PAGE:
Is there an estimate for when the ability of sneezing evolved? A little bit of research, and some critical review of my memories tell me that:
- Many, if not maybe all mammals sneeze.
- Some reptiles sneeze, like turtles and iguanas.
- According to this answer, I see some consider also some fish and even sponges to be capable of sneezing. However, I'd be curious to know if this is the actual same concept of sneezing, and not a stretch of definition, given that fish and sponges don't have lungs!
If it's common among mammals, I infer that it is very likely that this ability exists since at least 200 million years. I'd in fact suspect to be very unlikely that all mammals developed it independently after branching out from common ancestors. I am confident the sneezing of turtles is really comparable to ours and that although more explosive, also iguanas'. These reptiles (according to my superficial and inexperience Google research) are known to exist since more than 215 and 190 million years respectively.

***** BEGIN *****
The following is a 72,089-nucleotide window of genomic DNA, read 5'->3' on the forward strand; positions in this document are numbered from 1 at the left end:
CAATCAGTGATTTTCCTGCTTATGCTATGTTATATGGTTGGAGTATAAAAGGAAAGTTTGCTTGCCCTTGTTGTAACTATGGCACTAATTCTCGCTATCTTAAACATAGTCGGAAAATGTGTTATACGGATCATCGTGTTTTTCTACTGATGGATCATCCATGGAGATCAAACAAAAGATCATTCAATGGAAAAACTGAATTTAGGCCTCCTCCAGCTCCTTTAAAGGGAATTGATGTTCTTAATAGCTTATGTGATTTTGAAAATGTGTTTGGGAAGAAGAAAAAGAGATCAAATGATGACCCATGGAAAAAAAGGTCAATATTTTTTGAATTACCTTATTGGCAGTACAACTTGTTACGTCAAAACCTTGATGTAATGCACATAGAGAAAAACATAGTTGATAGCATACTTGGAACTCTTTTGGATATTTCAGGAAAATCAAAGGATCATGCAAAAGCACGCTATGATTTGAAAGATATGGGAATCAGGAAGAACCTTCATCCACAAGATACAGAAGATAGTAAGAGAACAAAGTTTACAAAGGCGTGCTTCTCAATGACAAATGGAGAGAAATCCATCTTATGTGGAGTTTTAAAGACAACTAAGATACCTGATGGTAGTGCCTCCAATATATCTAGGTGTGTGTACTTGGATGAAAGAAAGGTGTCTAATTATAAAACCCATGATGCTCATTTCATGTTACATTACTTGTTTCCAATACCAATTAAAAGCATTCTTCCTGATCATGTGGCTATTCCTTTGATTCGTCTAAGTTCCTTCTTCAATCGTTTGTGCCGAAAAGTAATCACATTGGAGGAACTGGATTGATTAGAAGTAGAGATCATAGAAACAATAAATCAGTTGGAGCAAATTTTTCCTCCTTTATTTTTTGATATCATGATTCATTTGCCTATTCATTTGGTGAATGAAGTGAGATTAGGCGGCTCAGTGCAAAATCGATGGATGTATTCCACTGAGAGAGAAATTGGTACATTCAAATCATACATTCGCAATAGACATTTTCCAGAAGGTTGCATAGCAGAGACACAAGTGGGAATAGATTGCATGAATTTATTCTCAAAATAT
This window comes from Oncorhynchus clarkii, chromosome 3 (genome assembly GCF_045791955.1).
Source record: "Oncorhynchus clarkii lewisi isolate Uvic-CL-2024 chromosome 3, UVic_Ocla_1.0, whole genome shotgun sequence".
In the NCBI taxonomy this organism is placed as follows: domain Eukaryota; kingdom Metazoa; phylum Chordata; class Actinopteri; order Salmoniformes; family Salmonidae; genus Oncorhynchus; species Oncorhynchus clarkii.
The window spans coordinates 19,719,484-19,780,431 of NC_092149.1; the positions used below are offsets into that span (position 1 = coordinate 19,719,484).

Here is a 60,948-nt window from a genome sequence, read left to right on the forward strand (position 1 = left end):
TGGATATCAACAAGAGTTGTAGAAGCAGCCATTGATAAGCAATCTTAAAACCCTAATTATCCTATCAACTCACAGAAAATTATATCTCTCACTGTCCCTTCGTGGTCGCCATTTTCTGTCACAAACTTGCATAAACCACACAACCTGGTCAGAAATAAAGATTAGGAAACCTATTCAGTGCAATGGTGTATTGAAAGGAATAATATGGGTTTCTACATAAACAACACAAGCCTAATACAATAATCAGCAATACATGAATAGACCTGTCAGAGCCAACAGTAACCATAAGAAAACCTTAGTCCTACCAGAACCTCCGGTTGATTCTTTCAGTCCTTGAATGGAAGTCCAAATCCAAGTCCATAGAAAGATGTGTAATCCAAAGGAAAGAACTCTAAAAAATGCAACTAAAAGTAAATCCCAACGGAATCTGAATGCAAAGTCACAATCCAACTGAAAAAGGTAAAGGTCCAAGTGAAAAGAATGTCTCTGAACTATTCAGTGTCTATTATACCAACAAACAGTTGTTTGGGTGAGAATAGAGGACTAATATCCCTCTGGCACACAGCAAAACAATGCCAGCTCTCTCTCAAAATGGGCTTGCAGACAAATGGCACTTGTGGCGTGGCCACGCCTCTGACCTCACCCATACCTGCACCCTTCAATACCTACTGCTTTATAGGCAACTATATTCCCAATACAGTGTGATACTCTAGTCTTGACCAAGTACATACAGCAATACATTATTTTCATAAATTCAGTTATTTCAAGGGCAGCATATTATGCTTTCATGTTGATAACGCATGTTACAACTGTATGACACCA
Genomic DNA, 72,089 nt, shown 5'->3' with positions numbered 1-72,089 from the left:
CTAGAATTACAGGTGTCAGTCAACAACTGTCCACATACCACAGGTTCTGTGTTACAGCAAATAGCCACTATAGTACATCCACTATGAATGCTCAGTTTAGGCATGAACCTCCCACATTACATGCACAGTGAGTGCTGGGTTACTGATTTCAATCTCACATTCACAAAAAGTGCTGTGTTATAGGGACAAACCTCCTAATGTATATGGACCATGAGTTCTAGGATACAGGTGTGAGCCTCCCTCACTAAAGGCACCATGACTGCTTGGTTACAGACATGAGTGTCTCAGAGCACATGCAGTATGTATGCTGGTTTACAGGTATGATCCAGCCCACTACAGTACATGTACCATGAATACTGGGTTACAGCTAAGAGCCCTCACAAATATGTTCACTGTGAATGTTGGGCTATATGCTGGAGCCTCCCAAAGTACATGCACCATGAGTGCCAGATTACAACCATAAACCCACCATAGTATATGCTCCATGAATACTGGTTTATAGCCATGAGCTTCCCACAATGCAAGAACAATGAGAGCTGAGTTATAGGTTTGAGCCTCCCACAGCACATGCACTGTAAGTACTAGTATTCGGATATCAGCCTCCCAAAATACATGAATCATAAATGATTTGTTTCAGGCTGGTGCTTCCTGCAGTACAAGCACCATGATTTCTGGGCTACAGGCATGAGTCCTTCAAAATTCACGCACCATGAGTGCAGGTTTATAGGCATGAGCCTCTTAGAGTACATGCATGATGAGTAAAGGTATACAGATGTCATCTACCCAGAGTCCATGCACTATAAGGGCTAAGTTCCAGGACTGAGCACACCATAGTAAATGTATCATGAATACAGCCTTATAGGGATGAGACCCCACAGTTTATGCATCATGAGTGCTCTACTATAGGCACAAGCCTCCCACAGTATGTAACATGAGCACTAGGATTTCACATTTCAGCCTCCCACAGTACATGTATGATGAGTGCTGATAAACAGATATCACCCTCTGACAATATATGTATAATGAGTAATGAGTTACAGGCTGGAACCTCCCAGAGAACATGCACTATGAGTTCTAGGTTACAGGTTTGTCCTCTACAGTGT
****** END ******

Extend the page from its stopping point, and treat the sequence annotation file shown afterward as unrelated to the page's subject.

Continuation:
However, I don't know how old a common ancestors of turtles, iguanas, and mammals can be dated. Or how likely it is that they independently developed this skill.
I'd be very curious to know if any expert ever dated this ability.